Saturday, October 22, 2016

HPV Vaccination Update

My cancer is one of the very few types that have a known, direct cause: Human Papillomavirus or HPV. Most people are infected with HPV at least once in their lifetime. Most infections clear on their own. Some infections don't, and uncleared infections with certain strains of the virus turn into cancer. It's the primary cause of cervical cancer. It's also becoming the leading cause of oral cancers like mine.

Since 2006, we have had a vaccine for HPV. It is the only preventive cancer vaccine we have. The CDC recommends that all children aged 11-12 be vaccinated. Vaccinations are recommended for women up to age 29 and men up to age 21.

Vaccination rates are still way too low. Here are the latest stats from the CDC:

In 2015, among males, coverage with ≥1 HPV vaccine dose was 49.8% and with ≥3 doses was 28.1%; among females coverage with ≥1 dose was 62.8% and with ≥3 doses was 41.9%

Even at those disappointing vaccination rates, the vaccine is already having an impact:

HPV vaccine is having a big impact, study shows (CBS News, February 22, 2016)
More evidence that the HPV vaccine works (Incidental Economist, October 11, 2016)

Ultimately, if every teen were vaccinated, almost all cervical cancers and many oral cancers would disappear. Pap smears would become either unnecessary or at least recommended at longer intervals. That's already starting to happen.

Cervical cancer screening could be less frequent, start later (Harvard Gazette, October 17, 2016)

In studies investigating why vaccination rates are low, the number one reason given by parents is "my pediatrician didn't recommend it." The number one reason pediatricians give for not recommending the vaccination is discomfort discussing sexuality with parents. There are now efforts emerging to boost pediatrician recommendations by shifting the focus from sex to cancer.

Cancer doctors leading campaign to boost use of HPV vaccine (Washington Post, June 19, 2016)

Another obstacle to vaccination is the original requirement for three doses spaced over six months. This required three trips to the pediatrician, and many kids were not completing the series. But that also provided populations of partially-vaccinated kids for research on whether fewer doses were sufficient. Based on that research, the CDC this week changed the recommendation to just two doses spaced six to twelve months apart if the vaccinations are given before age 15. This is expected to help increase vaccination rates.

CDC now recommends just two HPV vaccine doses for preteens (Washington Post, October 19, 2016)

Finally, Merck, the maker of Guardasil (the HPV vaccine) has just started running a commercial to guilt-trip parents into getting their kids vaccinated.

Do the new Merck HPV ads guilt-trip parents or tell hard truths? Both. (Washington Post, August 11, 2016)

If you are a parent of a child or adolescent, it is also my purpose here to guilt trip you. With a very simple action on your part, you can, with almost 100% certainty, prevent your child from ever developing cervical or HPV-related oral cancer.

My 12-year-old received her three-dose series earlier this year. My 10-year-old will get vaccinated next year.

What possible legitimate reason could you have for not providing your children with this protection?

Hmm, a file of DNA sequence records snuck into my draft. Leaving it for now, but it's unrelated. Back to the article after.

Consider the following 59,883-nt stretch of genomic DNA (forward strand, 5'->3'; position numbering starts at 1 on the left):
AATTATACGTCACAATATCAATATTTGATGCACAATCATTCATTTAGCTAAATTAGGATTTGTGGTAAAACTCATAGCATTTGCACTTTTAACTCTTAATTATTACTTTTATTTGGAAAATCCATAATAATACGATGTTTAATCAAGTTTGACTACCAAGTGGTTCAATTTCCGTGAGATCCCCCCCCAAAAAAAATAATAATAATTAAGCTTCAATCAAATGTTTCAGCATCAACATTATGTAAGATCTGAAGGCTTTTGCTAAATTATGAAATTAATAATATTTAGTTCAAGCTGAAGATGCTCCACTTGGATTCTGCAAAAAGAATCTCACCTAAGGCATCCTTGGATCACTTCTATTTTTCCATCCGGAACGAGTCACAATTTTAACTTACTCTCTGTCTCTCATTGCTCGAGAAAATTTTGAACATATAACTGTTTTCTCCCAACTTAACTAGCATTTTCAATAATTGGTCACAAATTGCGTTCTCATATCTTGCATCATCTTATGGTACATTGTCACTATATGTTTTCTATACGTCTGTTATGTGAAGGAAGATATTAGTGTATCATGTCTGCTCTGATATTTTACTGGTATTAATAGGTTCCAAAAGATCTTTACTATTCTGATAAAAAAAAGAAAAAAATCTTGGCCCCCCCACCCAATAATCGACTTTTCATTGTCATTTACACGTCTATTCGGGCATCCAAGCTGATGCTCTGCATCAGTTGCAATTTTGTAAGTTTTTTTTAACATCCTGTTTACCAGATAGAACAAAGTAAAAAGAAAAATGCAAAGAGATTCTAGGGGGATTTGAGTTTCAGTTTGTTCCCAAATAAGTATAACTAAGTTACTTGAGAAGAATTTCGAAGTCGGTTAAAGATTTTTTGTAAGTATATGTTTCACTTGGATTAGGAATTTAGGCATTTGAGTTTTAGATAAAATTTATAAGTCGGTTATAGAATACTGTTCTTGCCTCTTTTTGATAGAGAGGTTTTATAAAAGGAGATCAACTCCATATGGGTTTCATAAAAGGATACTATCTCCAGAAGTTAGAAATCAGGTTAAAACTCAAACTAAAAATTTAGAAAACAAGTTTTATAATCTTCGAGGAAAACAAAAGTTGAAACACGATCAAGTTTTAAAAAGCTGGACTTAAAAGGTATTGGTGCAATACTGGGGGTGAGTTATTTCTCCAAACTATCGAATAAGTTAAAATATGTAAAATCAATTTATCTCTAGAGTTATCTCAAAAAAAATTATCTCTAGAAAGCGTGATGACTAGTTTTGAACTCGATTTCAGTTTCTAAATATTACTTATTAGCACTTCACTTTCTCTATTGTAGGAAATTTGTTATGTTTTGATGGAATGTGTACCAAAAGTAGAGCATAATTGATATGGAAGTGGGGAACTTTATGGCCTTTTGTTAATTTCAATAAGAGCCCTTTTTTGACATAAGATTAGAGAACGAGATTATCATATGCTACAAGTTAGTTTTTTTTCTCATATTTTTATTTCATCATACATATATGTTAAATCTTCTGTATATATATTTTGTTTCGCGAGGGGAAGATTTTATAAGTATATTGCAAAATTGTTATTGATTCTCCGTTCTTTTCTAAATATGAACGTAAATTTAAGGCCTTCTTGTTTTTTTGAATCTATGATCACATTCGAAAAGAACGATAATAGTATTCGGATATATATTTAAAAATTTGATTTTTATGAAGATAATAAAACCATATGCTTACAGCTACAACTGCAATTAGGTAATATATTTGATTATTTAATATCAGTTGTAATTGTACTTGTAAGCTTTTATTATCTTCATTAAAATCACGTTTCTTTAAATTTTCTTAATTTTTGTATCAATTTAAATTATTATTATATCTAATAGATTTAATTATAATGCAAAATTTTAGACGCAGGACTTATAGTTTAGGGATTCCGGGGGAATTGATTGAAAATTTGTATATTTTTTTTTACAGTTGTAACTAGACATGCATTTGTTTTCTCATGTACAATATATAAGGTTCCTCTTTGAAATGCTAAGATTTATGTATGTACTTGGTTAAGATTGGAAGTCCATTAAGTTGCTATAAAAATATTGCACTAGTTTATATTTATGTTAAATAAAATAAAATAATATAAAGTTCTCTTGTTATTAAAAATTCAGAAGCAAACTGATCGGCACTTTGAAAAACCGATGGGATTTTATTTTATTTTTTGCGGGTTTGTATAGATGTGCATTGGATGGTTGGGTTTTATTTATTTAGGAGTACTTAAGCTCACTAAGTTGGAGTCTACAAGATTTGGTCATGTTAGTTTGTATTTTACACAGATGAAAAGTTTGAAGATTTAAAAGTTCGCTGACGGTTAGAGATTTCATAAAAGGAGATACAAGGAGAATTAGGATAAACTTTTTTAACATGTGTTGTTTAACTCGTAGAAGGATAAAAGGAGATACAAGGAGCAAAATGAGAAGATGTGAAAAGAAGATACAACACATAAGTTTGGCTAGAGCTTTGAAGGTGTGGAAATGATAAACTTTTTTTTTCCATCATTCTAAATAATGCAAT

Thursday, October 20, 2016

Returning the Favor

I have a bit of news.

At the beginning of September I changed jobs, leaving behind 10 years working to enable genomics research in pharmaceutical & biotech drug discovery to join the new Informatics department at the Dana-Farber Cancer Institute. Dana-Farber is ranked as the fourth best cancer center in the US by US News and World Report (for my Seattle friends, the Seattle Cancer Care Alliance, which includes the Fred Hutchinson Cancer Research Center, is #7). I'm proud to have the opportunity to work at such a distinguished institution.

Those who followed my treatment story on this blog know that I was treated at Dana-Farber in 2013. You also know that I received excellent care and that I am very grateful to "the Fahbah" (as Bostonians call it). I joke that I'm returning to the scene of the crime, but really I'm there to return the favor: to do what I can to improve outcomes for future cancer patients.

I consider it quite an honor.

It's a very exciting time in cancer research. Normally progress in cancer treatment is slow and painfully incremental, with new treatments for difficult forms of the disease perhaps providing a few months of life beyond the previous best treatment. But in the past 15-20 years science has learned a great deal about the unbelievably complex human immune system; enough that in the past five years breakthroughs in "immuno-oncology" (using the immune system to fight cancer) have provided startling improvements in prognosis for some formerly deadly forms of the disease such as metastatic melanoma.

One of these breakthrough drugs put Jimmy Carter's cancer into complete remission.

So far these new treatments are only working in a few cancer types, and only in a fraction of patients with those forms. But the field is energized and hopeful that these gains can be expanded.

I was not looking for a new job - this one came and found me. The man who was my boss' boss for about seven years back in pharma was recruited to Dana-Farber to build a new department from a collection of existing groups plus new growth. This is a person I respect greatly for his intelligence, creativity and most of all his demonstrated leadership abilities. For him to reach out to me to come and join him was the biggest professional compliment I have ever received. So not only am I motivated to help patients; I'm also motivated to live up to that trust.

I'm finishing my seventh week tomorrow. At least once per week I have texted Wonderful Wife sometime in the middle of my busy day to tell her,

"I love my job. I made the right move."